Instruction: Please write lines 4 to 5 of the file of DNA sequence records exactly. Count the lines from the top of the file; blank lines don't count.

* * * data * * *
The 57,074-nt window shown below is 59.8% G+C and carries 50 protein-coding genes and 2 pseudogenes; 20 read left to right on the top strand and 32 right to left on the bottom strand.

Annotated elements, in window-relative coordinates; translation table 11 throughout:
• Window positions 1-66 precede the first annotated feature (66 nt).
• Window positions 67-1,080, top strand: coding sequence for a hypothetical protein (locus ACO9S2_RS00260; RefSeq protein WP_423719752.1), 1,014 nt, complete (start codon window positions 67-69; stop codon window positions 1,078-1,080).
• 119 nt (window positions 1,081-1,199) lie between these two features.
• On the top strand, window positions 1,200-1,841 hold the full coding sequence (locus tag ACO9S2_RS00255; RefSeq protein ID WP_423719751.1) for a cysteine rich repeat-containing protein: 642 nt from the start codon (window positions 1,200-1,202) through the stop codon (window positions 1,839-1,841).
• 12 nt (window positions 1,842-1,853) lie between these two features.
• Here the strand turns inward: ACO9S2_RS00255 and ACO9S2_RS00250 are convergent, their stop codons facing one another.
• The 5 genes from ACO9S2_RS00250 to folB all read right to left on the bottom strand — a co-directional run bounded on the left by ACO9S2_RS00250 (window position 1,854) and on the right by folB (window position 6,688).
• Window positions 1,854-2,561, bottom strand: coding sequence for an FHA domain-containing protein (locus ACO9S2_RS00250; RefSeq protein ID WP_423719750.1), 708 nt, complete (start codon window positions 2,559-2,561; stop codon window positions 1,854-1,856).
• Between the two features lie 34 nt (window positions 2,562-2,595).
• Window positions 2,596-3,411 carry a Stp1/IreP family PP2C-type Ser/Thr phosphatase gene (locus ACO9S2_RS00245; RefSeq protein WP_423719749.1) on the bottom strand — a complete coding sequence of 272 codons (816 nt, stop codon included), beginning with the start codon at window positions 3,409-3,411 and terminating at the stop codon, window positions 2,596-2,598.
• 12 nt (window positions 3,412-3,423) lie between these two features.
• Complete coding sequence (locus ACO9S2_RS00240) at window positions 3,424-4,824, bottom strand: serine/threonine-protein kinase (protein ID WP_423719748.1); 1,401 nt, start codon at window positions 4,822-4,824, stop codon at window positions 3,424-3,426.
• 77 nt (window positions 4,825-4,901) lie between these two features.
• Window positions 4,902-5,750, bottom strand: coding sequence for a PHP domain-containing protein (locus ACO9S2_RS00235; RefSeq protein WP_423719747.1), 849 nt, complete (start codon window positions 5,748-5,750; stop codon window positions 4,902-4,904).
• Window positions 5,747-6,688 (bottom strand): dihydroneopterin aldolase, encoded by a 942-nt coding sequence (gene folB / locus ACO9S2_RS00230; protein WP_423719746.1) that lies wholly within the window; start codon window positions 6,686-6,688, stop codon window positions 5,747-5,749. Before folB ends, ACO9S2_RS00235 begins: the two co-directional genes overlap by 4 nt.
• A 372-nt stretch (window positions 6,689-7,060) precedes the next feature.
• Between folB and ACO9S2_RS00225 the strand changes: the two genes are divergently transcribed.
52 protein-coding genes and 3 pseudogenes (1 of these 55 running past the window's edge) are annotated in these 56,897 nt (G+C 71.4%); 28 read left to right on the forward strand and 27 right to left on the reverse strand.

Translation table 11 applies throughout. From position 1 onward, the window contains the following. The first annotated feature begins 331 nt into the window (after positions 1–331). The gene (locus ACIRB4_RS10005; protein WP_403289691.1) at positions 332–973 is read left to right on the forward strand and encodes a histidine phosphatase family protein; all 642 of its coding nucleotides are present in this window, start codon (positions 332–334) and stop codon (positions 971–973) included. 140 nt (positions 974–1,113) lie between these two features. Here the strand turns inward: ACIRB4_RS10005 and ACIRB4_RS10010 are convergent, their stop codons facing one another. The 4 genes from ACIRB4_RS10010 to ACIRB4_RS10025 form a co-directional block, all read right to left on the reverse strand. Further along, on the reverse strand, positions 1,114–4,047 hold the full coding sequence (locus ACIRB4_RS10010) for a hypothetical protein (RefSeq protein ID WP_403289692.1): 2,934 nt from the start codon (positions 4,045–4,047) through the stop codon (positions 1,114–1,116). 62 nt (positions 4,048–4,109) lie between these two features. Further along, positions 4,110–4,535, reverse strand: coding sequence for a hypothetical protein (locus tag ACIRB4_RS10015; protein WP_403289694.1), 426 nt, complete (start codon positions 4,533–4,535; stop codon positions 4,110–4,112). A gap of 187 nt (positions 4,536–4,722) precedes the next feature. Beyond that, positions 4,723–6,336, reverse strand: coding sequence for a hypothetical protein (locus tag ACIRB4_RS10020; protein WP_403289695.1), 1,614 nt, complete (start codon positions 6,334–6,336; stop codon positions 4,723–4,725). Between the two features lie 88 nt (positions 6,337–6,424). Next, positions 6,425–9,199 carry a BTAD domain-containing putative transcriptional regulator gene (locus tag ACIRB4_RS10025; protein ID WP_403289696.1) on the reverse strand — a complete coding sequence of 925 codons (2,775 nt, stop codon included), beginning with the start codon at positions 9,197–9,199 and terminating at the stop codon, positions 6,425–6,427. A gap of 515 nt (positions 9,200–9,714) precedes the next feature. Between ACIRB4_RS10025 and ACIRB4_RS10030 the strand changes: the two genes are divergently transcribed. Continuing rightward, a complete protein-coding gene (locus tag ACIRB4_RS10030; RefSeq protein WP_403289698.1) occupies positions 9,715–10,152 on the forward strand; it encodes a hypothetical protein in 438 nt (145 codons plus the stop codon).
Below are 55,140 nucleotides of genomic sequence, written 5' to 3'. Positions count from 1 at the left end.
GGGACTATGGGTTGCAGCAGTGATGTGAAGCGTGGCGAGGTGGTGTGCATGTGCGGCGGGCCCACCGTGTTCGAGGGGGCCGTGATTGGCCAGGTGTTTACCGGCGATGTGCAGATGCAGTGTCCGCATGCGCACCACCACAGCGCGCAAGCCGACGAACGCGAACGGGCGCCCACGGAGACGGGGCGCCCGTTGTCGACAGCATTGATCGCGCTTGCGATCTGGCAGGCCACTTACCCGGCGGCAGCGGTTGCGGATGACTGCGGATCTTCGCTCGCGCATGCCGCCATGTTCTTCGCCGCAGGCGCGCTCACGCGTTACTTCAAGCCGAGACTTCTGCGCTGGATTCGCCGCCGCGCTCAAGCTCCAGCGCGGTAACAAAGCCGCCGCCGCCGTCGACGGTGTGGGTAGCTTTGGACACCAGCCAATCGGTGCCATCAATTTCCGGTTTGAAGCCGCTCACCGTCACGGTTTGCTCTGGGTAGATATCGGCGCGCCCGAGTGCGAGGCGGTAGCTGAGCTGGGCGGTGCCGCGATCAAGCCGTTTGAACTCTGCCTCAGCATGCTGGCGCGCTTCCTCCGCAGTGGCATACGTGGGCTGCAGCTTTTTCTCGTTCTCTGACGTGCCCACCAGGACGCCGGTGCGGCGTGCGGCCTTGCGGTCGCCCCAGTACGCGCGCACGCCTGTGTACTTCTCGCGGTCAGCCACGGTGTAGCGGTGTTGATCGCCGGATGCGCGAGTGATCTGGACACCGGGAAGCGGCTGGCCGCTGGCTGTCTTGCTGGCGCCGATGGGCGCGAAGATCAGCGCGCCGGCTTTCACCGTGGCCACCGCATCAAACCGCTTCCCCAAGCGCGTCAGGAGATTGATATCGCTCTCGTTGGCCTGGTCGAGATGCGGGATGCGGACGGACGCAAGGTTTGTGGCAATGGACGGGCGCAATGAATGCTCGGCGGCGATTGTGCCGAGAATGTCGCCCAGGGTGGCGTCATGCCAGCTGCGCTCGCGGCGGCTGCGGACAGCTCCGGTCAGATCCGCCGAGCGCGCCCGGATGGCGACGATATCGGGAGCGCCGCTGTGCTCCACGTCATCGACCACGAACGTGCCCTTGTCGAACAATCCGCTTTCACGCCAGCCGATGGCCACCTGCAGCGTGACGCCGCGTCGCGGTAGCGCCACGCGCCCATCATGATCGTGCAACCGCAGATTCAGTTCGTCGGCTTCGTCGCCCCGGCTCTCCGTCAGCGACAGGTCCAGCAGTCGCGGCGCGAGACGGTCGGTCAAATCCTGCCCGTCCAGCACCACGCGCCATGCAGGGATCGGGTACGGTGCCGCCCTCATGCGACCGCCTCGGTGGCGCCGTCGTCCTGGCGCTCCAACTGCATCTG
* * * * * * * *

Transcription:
• Window positions 67-1,080, top strand: coding sequence for a hypothetical protein (locus ACO9S2_RS00260; RefSeq protein WP_423719752.1), 1,014 nt, complete (start codon window positions 67-69; stop codon window positions 1,078-1,080).
• 119 nt (window positions 1,081-1,199) lie between these two features.